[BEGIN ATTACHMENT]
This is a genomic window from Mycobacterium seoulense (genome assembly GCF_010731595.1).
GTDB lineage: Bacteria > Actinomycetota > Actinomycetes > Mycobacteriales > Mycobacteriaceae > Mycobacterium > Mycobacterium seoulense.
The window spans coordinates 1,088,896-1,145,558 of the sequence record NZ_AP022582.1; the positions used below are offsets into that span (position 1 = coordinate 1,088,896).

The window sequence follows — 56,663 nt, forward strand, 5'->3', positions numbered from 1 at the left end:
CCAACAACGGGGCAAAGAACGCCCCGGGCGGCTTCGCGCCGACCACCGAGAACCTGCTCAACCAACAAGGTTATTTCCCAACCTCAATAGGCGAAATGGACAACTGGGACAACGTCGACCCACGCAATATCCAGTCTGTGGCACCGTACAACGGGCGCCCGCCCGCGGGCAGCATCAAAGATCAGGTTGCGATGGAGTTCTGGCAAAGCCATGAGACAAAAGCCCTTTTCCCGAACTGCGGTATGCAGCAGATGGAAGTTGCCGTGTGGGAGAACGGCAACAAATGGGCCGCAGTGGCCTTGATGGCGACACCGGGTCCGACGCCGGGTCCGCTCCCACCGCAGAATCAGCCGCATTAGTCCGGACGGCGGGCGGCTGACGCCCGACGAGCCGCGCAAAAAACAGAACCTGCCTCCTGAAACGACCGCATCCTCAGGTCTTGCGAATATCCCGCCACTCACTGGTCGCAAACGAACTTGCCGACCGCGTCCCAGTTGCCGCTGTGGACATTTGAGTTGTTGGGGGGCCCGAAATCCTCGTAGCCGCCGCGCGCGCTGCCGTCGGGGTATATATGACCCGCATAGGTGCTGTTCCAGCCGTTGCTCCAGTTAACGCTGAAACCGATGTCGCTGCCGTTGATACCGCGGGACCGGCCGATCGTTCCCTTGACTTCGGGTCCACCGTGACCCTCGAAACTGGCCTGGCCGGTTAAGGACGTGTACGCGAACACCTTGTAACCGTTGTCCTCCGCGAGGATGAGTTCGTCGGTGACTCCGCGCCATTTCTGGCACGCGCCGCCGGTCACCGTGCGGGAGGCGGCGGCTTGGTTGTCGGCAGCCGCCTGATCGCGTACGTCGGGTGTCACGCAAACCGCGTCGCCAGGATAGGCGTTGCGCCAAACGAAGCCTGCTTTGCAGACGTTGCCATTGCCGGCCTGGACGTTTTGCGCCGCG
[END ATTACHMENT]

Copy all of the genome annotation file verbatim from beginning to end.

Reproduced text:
This is a genomic window from Mycobacterium seoulense (genome assembly GCF_010731595.1).
GTDB lineage: Bacteria > Actinomycetota > Actinomycetes > Mycobacteriales > Mycobacteriaceae > Mycobacterium > Mycobacterium seoulense.
The window spans coordinates 1,088,896-1,145,558 of the sequence record NZ_AP022582.1; the positions used below are offsets into that span (position 1 = coordinate 1,088,896).

The window sequence follows — 56,663 nt, forward strand, 5'->3', positions numbered from 1 at the left end:
CCAACAACGGGGCAAAGAACGCCCCGGGCGGCTTCGCGCCGACCACCGAGAACCTGCTCAACCAACAAGGTTATTTCCCAACCTCAATAGGCGAAATGGACAACTGGGACAACGTCGACCCACGCAATATCCAGTCTGTGGCACCGTACAACGGGCGCCCGCCCGCGGGCAGCATCAAAGATCAGGTTGCGATGGAGTTCTGGCAAAGCCATGAGACAAAAGCCCTTTTCCCGAACTGCGGTATGCAGCAGATGGAAGTTGCCGTGTGGGAGAACGGCAACAAATGGGCCGCAGTGGCCTTGATGGCGACACCGGGTCCGACGCCGGGTCCGCTCCCACCGCAGAATCAGCCGCATTAGTCCGGACGGCGGGCGGCTGACGCCCGACGAGCCGCGCAAAAAACAGAACCTGCCTCCTGAAACGACCGCATCCTCAGGTCTTGCGAATATCCCGCCACTCACTGGTCGCAAACGAACTTGCCGACCGCGTCCCAGTTGCCGCTGTGGACATTTGAGTTGTTGGGGGGCCCGAAATCCTCGTAGCCGCCGCGCGCGCTGCCGTCGGGGTATATATGACCCGCATAGGTGCTGTTCCAGCCGTTGCTCCAGTTAACGCTGAAACCGATGTCGCTGCCGTTGATACCGCGGGACCGGCCGATCGTTCCCTTGACTTCGGGTCCACCGTGACCCTCGAAACTGGCCTGGCCGGTTAAGGACGTGTACGCGAACACCTTGTAACCGTTGTCCTCCGCGAGGATGAGTTCGTCGGTGACTCCGCGCCATTTCTGGCACGCGCCGCCGGTCACCGTGCGGGAGGCGGCGGCTTGGTTGTCGGCAGCCGCCTGATCGCGTACGTCGGGTGTCACGCAAACCGCGTCGCCAGGATAGGCGTTGCGCCAAACGAAGCCTGCTTTGCAGACGTTGCCATTGCCGGCCTGGACGTTTTGCGCCGCG